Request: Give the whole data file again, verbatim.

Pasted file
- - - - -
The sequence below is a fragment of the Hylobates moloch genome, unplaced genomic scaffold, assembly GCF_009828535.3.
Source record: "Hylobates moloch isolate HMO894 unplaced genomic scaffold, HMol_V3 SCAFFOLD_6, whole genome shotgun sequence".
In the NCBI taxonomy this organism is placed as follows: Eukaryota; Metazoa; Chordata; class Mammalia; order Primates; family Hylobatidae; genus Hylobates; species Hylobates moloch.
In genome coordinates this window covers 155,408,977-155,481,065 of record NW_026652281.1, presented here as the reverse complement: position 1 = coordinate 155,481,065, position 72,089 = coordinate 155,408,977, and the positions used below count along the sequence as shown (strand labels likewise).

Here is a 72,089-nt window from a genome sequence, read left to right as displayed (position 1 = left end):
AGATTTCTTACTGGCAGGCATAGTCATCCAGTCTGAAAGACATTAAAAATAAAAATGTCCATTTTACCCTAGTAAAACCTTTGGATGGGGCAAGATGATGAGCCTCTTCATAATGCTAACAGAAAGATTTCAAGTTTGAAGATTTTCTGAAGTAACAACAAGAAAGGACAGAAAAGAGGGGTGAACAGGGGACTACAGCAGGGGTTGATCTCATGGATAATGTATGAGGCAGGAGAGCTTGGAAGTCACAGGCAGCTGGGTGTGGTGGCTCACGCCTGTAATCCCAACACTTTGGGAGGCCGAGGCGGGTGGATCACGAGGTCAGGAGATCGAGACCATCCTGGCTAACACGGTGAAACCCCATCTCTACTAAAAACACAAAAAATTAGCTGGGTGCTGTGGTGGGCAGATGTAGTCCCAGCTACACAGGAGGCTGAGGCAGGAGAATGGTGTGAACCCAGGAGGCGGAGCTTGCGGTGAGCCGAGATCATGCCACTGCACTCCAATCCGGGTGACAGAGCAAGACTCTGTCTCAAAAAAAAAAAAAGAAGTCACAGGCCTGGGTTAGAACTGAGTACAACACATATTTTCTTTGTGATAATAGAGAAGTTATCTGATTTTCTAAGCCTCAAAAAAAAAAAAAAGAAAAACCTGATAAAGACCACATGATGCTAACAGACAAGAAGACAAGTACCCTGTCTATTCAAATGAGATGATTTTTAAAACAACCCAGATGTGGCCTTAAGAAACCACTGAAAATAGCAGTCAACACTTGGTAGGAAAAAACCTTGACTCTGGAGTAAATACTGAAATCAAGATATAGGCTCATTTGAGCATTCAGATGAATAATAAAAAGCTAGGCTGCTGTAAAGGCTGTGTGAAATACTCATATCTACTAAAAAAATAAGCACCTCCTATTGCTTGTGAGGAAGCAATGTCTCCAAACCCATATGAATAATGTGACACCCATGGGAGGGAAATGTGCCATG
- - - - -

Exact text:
The sequence below is a fragment of the Hylobates moloch genome, unplaced genomic scaffold, assembly GCF_009828535.3.
Source record: "Hylobates moloch isolate HMO894 unplaced genomic scaffold, HMol_V3 SCAFFOLD_6, whole genome shotgun sequence".
In the NCBI taxonomy this organism is placed as follows: Eukaryota; Metazoa; Chordata; class Mammalia; order Primates; family Hylobatidae; genus Hylobates; species Hylobates moloch.
In genome coordinates this window covers 155,408,977-155,481,065 of record NW_026652281.1, presented here as the reverse complement: position 1 = coordinate 155,481,065, position 72,089 = coordinate 155,408,977, and the positions used below count along the sequence as shown (strand labels likewise).

Here is a 72,089-nt window from a genome sequence, read left to right as displayed (position 1 = left end):
AGATTTCTTACTGGCAGGCATAGTCATCCAGTCTGAAAGACATTAAAAATAAAAATGTCCATTTTACCCTAGTAAAACCTTTGGATGGGGCAAGATGATGAGCCTCTTCATAATGCTAACAGAAAGATTTCAAGTTTGAAGATTTTCTGAAGTAACAACAAGAAAGGACAGAAAAGAGGGGTGAACAGGGGACTACAGCAGGGGTTGATCTCATGGATAATGTATGAGGCAGGAGAGCTTGGAAGTCACAGGCAGCTGGGTGTGGTGGCTCACGCCTGTAATCCCAACACTTTGGGAGGCCGAGGCGGGTGGATCACGAGGTCAGGAGATCGAGACCATCCTGGCTAACACGGTGAAACCCCATCTCTACTAAAAACACAAAAAATTAGCTGGGTGCTGTGGTGGGCAGATGTAGTCCCAGCTACACAGGAGGCTGAGGCAGGAGAATGGTGTGAACCCAGGAGGCGGAGCTTGCGGTGAGCCGAGATCATGCCACTGCACTCCAATCCGGGTGACAGAGCAAGACTCTGTCTCAAAAAAAAAAAAAGAAGTCACAGGCCTGGGTTAGAACTGAGTACAACACATATTTTCTTTGTGATAATAGAGAAGTTATCTGATTTTCTAAGCCTCAAAAAAAAAAAAAAGAAAAACCTGATAAAGACCACATGATGCTAACAGACAAGAAGACAAGTACCCTGTCTATTCAAATGAGATGATTTTTAAAACAACCCAGATGTGGCCTTAAGAAACCACTGAAAATAGCAGTCAACACTTGGTAGGAAAAAACCTTGACTCTGGAGTAAATACTGAAATCAAGATATAGGCTCATTTGAGCATTCAGATGAATAATAAAAAGCTAGGCTGCTGTAAAGGCTGTGTGAAATACTCATATCTACTAAAAAAATAAGCACCTCCTATTGCTTGTGAGGAAGCAATGTCTCCAAACCCATATGAATAATGTGACACCCATGGGAGGGAAATGTGCCATG